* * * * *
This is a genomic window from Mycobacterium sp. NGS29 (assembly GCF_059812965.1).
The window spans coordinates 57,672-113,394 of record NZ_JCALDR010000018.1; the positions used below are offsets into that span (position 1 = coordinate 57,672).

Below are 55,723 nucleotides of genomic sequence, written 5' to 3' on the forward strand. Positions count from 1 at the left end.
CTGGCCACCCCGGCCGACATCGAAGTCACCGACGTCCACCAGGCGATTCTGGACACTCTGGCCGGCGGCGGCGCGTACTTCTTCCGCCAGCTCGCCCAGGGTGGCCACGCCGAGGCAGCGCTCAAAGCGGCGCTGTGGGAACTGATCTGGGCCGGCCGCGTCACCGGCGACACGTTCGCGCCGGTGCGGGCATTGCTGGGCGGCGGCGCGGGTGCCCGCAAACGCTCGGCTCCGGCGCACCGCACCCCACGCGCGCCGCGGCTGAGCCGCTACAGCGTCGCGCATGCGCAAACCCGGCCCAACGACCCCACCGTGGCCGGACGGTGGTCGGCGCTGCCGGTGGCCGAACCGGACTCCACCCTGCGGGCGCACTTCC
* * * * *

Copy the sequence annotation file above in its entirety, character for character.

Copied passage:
This is a genomic window from Mycobacterium sp. NGS29 (assembly GCF_059812965.1).
The window spans coordinates 57,672-113,394 of record NZ_JCALDR010000018.1; the positions used below are offsets into that span (position 1 = coordinate 57,672).

Below are 55,723 nucleotides of genomic sequence, written 5' to 3' on the forward strand. Positions count from 1 at the left end.
CTGGCCACCCCGGCCGACATCGAAGTCACCGACGTCCACCAGGCGATTCTGGACACTCTGGCCGGCGGCGGCGCGTACTTCTTCCGCCAGCTCGCCCAGGGTGGCCACGCCGAGGCAGCGCTCAAAGCGGCGCTGTGGGAACTGATCTGGGCCGGCCGCGTCACCGGCGACACGTTCGCGCCGGTGCGGGCATTGCTGGGCGGCGGCGCGGGTGCCCGCAAACGCTCGGCTCCGGCGCACCGCACCCCACGCGCGCCGCGGCTGAGCCGCTACAGCGTCGCGCATGCGCAAACCCGGCCCAACGACCCCACCGTGGCCGGACGGTGGTCGGCGCTGCCGGTGGCCGAACCGGACTCCACCCTGCGGGCGCACTTCC